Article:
Jeremy Ganger, working as a bouncer at Ned Peppers in the Oregon District the night of the mass shooting in 2019 that left nine people dead, continues to “man” his weekend post at the business three years later.
“It’s really hard for me to come here every weekend but the reason why I do is because if I don’t come here and work, he beats me,” Ganger told News Center 7′s Kayla McDermott on Thursday, the third anniversary of the incident.
Ganger ushered as many people as he could into the bar and then stood in the doorway to block the gunman who tried to come running inside seconds later.
The trauma prompted him to find work in the mental health and drug addiction fields, to help him work through his PTSD from the mass shooting.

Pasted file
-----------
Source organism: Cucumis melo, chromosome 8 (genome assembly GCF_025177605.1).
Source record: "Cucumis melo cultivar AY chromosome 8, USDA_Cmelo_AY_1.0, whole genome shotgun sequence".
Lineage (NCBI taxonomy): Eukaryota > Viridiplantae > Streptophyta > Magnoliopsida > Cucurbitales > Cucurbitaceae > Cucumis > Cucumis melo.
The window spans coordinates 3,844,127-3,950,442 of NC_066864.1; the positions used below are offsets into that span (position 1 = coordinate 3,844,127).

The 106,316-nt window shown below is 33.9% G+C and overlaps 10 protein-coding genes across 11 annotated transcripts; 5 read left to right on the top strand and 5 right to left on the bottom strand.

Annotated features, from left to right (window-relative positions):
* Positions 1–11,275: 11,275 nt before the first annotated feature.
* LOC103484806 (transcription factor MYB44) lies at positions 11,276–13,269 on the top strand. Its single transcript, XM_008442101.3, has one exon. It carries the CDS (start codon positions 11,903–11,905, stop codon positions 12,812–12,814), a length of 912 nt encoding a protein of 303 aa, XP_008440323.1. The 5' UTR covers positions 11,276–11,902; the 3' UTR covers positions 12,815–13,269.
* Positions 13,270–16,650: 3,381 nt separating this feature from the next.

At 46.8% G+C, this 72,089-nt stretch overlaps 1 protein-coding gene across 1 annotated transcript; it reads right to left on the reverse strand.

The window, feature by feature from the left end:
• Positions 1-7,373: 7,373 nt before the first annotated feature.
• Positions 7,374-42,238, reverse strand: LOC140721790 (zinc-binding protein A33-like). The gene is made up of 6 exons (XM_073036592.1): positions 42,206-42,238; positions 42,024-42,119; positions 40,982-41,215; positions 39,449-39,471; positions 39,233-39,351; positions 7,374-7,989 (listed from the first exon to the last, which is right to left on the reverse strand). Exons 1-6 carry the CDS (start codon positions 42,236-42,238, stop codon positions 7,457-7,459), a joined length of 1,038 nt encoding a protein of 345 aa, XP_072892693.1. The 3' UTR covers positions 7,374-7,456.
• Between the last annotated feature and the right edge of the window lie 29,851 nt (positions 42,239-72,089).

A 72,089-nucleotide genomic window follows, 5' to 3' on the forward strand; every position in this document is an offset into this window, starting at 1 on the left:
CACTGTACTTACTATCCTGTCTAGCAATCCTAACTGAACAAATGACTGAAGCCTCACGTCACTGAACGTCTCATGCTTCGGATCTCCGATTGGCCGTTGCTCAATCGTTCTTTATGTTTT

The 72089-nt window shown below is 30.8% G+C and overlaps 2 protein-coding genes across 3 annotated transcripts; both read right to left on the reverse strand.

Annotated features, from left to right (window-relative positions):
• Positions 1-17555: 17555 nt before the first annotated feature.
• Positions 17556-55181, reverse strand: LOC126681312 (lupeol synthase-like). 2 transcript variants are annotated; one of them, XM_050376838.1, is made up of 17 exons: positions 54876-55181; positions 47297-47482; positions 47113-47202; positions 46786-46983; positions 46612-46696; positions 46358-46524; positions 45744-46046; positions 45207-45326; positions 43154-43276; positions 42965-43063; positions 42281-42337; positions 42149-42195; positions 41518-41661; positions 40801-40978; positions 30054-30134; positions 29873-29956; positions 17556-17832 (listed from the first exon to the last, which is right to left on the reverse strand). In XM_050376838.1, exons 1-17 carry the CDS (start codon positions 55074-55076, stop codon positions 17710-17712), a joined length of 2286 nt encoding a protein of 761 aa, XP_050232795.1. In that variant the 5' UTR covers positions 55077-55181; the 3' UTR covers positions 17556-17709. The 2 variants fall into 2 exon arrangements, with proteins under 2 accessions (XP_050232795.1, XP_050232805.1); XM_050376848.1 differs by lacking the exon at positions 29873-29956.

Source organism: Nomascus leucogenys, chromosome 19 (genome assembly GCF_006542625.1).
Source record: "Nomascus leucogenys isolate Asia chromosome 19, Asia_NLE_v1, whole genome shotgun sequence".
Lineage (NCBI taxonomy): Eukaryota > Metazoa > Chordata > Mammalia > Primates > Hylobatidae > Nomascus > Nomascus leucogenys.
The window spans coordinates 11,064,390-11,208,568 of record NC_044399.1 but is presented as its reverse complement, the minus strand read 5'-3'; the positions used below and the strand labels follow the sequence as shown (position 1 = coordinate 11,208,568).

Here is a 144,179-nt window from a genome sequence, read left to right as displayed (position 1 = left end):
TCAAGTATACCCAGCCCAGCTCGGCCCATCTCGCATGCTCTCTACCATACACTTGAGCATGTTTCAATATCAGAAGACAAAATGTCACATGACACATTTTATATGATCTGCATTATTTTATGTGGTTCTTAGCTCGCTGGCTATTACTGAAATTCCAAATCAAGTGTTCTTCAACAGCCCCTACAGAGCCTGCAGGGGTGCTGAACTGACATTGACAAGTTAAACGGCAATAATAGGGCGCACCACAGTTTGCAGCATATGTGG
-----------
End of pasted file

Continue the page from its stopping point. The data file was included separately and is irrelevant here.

“I’m sharing my story with my clients and then sharing their stories with me, it helps me out a lot,” he said.
Ganger continues to deflect attempts to label him a hero for what he did. He said he considers the Dayton police officers who gunned down the assailant the true heroes deserving of that kind of honor.
Even with the traumatic memories of that night, Ganger said he wants the memories to live forever because of the lessons that can be learned.
“I want people to understand we need that we need to start treating each other with the utmost respect and love and stop the hate stop the violence,” he said.